Zombie Movies are Less Scary at 9am

This summer, it’s a new menu for breakfast. My typical routine has been a cup of coffee and a little “Hostel”; eggs, toast and “Teeth”; and pancakes with a side of “Zombie Roadkill.” There’s something about sunlight pouring through the windows, birds chirping in the trees, and the drone of my neighbor’s leaf blower that helps make watching appendages get ripped to shreds slightly easier.  I’m also less apt to check all the closets and under the bed in broad daylight, and I’m less likely to take any zombies very seriously.  As a filmmaker deep in research for my next project, it’s my job these days to watch as many horror films as possible, and this is what works for me.

I grew up on horror films. I’m not sure why I was so fascinated with the genre, perhaps it was because these films were the “forbidden” ones, R-rated with lots of sex and violence and stuff young kids weren’t supposed to see.  Looking back, it puzzles me how the local video store clerk hadn’t a qualm renting, “I Spit On Your Grave”, “Halloween” and “Carrie” to an eleven-year old girl.  Films like “An American Werewolf in London” and “The Howling” left an indelible impression on me. I’d go see them numerous times in the theater and even played hooky to watch matinees. Forget about Sunday night’s “The Wonderful World of Disney,” I had discovered real movie magic—true blood, guts and gore—and the incredible special makeup effects work of Rick Baker, the genius behind David Naughton’s amazing transformation into a werewolf in “An American Werewolf in London,” and Michael Jackson into a werecat in his music video “Thriller”. I was so obsessed I even subscribed to “Fangoria”, a fan magazine dedicated to the making of splatter movies!  But, as I grew older, I moved away from horror (unless it was a midnight screening of “Rocky Horror Picture Show”) and shifted my focus to art films and documentaries.  I began making short films and eventually moved to Hollywood, where I’ve been writing and developing a number of feature scripts, and where suddenly, the horror film has crept back into my life.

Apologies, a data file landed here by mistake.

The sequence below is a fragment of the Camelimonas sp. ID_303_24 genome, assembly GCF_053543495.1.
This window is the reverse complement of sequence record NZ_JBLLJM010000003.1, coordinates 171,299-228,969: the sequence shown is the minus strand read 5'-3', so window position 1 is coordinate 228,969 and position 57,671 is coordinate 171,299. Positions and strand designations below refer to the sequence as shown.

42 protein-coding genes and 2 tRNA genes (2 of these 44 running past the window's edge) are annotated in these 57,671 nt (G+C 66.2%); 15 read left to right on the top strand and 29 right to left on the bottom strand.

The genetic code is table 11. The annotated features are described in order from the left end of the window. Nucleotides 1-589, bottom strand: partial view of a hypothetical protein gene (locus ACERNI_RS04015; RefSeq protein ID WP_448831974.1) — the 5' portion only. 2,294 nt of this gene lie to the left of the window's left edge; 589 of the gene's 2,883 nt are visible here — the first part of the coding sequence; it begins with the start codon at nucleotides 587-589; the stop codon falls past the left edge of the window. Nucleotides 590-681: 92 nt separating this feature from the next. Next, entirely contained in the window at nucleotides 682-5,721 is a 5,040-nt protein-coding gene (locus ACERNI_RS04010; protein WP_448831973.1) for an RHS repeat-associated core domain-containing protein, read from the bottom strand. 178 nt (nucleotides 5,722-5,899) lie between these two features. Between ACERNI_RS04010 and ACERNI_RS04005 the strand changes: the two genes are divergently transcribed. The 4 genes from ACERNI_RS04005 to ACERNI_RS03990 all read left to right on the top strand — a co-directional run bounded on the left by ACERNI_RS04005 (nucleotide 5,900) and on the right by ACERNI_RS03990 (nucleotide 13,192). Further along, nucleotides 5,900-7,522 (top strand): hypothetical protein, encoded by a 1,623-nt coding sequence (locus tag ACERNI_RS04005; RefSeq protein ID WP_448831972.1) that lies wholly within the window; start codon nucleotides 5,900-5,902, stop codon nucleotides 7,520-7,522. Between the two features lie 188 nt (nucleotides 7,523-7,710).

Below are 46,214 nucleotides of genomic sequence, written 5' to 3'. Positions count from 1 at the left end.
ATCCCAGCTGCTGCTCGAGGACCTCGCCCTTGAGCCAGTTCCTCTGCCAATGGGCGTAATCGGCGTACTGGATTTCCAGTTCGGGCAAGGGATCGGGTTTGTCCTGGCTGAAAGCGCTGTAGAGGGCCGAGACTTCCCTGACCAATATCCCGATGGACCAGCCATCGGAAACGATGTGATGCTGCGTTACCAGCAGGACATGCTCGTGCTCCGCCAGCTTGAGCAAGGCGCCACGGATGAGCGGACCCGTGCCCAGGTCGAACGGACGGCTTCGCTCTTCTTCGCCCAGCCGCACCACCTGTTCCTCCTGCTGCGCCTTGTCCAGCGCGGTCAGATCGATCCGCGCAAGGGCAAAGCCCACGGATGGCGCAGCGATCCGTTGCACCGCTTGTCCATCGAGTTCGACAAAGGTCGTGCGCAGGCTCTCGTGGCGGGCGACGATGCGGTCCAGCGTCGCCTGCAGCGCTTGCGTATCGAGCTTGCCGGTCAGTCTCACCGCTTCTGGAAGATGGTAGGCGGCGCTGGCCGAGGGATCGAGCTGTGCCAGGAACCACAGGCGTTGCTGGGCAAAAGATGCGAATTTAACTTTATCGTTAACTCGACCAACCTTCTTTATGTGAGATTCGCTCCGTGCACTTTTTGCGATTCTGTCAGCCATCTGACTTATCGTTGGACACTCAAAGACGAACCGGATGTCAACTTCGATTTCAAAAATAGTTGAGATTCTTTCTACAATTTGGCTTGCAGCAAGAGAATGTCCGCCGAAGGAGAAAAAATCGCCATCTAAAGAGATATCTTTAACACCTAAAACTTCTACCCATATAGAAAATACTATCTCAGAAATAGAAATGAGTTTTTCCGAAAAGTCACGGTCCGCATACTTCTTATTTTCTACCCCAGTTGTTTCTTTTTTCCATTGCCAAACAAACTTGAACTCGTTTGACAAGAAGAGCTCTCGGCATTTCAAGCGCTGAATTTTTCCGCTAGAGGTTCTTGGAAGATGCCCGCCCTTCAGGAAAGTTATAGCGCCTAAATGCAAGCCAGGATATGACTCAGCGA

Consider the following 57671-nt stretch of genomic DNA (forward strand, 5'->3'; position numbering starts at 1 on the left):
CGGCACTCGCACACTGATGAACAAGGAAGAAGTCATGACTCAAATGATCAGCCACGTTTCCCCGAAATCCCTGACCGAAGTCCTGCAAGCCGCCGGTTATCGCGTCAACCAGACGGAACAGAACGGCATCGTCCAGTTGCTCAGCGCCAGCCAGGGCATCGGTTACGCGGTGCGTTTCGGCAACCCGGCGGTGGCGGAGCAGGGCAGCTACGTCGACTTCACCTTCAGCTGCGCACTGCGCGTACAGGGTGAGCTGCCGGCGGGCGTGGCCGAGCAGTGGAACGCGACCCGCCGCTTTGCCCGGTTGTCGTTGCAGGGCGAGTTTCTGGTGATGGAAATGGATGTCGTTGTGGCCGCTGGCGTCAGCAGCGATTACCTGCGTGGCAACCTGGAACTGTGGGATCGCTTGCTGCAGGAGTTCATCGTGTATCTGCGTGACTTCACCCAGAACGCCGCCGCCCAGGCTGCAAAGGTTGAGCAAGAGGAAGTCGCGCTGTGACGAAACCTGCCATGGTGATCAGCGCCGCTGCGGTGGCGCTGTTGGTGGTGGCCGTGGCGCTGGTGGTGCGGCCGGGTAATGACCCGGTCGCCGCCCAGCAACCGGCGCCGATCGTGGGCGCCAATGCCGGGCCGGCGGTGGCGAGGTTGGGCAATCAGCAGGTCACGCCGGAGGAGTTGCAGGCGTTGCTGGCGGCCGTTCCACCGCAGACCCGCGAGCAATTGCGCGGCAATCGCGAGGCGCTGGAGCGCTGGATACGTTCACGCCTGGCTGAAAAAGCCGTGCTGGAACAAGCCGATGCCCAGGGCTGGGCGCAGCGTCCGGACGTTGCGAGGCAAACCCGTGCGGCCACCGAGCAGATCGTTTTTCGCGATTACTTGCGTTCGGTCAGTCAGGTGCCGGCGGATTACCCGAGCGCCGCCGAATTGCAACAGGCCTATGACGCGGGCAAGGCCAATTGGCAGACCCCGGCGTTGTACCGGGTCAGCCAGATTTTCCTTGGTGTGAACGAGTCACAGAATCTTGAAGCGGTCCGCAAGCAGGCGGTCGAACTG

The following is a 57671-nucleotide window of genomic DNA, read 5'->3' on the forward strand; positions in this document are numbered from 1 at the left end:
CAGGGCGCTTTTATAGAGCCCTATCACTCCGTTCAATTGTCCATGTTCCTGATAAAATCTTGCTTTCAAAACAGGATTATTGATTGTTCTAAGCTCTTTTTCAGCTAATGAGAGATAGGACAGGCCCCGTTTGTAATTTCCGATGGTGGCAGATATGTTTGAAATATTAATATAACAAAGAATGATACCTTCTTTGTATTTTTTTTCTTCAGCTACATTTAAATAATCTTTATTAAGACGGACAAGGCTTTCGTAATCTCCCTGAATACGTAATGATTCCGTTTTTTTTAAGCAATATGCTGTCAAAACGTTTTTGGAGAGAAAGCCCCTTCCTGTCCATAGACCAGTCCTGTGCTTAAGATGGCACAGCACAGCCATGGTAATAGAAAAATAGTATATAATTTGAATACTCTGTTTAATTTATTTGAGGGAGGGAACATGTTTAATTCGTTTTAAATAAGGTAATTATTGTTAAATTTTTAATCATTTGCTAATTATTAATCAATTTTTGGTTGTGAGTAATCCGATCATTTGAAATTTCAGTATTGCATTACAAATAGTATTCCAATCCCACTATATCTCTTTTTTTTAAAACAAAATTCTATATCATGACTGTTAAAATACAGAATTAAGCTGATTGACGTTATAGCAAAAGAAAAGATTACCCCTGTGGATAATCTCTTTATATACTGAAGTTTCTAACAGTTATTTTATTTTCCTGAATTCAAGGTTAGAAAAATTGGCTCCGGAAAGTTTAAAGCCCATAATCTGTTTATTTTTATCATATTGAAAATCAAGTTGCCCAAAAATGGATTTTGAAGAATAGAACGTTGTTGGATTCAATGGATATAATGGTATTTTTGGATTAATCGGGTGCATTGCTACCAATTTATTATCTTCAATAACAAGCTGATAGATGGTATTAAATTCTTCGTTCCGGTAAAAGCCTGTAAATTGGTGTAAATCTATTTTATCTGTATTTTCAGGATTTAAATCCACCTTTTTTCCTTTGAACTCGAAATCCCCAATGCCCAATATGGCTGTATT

David Naughton transformed in “An American Werewolf in London”

For the last two years, I have been working with the writer-producer of a horror script that I am attached to direct.  It’s a low-budget exploitation film (I like to think of it as an homage to the films I loved during my childhood) about a group of guys who road trip to Vegas for a bachelor party, but take a regrettable wrong turn out in the desert.  Think “The Hangover” meets “Faster Pussycat Kill! Kill!” with a little “Evil Dead” thrown in the mix. I’ve immersed myself in horror films once again, researching and watching everything from the classics, to zombie movies to torture porn.  The genre has become more technically sophisticated since the early days, but now it seems to be all about shock value and pushing the envelope with graphic violence.  Movies haven’t necessarily gotten scarier, just grosser.  For this reason, I’ll keep my gore-infested research to the mornings and will save classics like “The Shining,” or “Psycho” for the evenings.  Hitchcock, the master of suspense, knew how to creep you out without grossing you out!